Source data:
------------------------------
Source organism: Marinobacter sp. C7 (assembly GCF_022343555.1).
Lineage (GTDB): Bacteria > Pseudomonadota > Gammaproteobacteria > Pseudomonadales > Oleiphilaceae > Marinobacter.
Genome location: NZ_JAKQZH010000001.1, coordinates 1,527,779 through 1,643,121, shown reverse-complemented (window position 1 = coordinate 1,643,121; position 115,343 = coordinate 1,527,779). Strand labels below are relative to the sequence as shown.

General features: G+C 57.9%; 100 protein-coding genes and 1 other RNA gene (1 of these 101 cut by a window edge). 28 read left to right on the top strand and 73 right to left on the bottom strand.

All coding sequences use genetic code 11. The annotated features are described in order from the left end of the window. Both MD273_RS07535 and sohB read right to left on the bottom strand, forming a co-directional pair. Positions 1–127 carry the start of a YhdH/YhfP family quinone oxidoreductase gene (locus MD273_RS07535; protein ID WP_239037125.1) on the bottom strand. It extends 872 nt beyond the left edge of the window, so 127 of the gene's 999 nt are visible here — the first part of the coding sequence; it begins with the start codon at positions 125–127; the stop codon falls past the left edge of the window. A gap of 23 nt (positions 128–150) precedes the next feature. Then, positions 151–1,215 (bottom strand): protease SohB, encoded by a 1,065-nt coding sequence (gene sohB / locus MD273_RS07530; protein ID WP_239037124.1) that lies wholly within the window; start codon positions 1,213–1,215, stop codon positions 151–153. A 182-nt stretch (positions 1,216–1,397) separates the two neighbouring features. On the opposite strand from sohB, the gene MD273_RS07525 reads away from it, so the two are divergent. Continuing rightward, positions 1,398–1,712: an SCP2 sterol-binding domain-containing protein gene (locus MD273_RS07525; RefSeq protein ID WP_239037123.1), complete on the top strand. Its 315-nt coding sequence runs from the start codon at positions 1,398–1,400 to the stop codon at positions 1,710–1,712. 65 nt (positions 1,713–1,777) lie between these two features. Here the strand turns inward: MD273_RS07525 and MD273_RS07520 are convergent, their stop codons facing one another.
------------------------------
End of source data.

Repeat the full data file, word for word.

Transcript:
Source organism: Marinobacter sp. C7 (assembly GCF_022343555.1).
Lineage (GTDB): Bacteria > Pseudomonadota > Gammaproteobacteria > Pseudomonadales > Oleiphilaceae > Marinobacter.
Genome location: NZ_JAKQZH010000001.1, coordinates 1,527,779 through 1,643,121, shown reverse-complemented (window position 1 = coordinate 1,643,121; position 115,343 = coordinate 1,527,779). Strand labels below are relative to the sequence as shown.

General features: G+C 57.9%; 100 protein-coding genes and 1 other RNA gene (1 of these 101 cut by a window edge). 28 read left to right on the top strand and 73 right to left on the bottom strand.

All coding sequences use genetic code 11. The annotated features are described in order from the left end of the window. Both MD273_RS07535 and sohB read right to left on the bottom strand, forming a co-directional pair. Positions 1–127 carry the start of a YhdH/YhfP family quinone oxidoreductase gene (locus MD273_RS07535; protein ID WP_239037125.1) on the bottom strand. It extends 872 nt beyond the left edge of the window, so 127 of the gene's 999 nt are visible here — the first part of the coding sequence; it begins with the start codon at positions 125–127; the stop codon falls past the left edge of the window. A gap of 23 nt (positions 128–150) precedes the next feature. Then, positions 151–1,215 (bottom strand): protease SohB, encoded by a 1,065-nt coding sequence (gene sohB / locus MD273_RS07530; protein ID WP_239037124.1) that lies wholly within the window; start codon positions 1,213–1,215, stop codon positions 151–153. A 182-nt stretch (positions 1,216–1,397) separates the two neighbouring features. On the opposite strand from sohB, the gene MD273_RS07525 reads away from it, so the two are divergent. Continuing rightward, positions 1,398–1,712: an SCP2 sterol-binding domain-containing protein gene (locus MD273_RS07525; RefSeq protein ID WP_239037123.1), complete on the top strand. Its 315-nt coding sequence runs from the start codon at positions 1,398–1,400 to the stop codon at positions 1,710–1,712. 65 nt (positions 1,713–1,777) lie between these two features. Here the strand turns inward: MD273_RS07525 and MD273_RS07520 are convergent, their stop codons facing one another.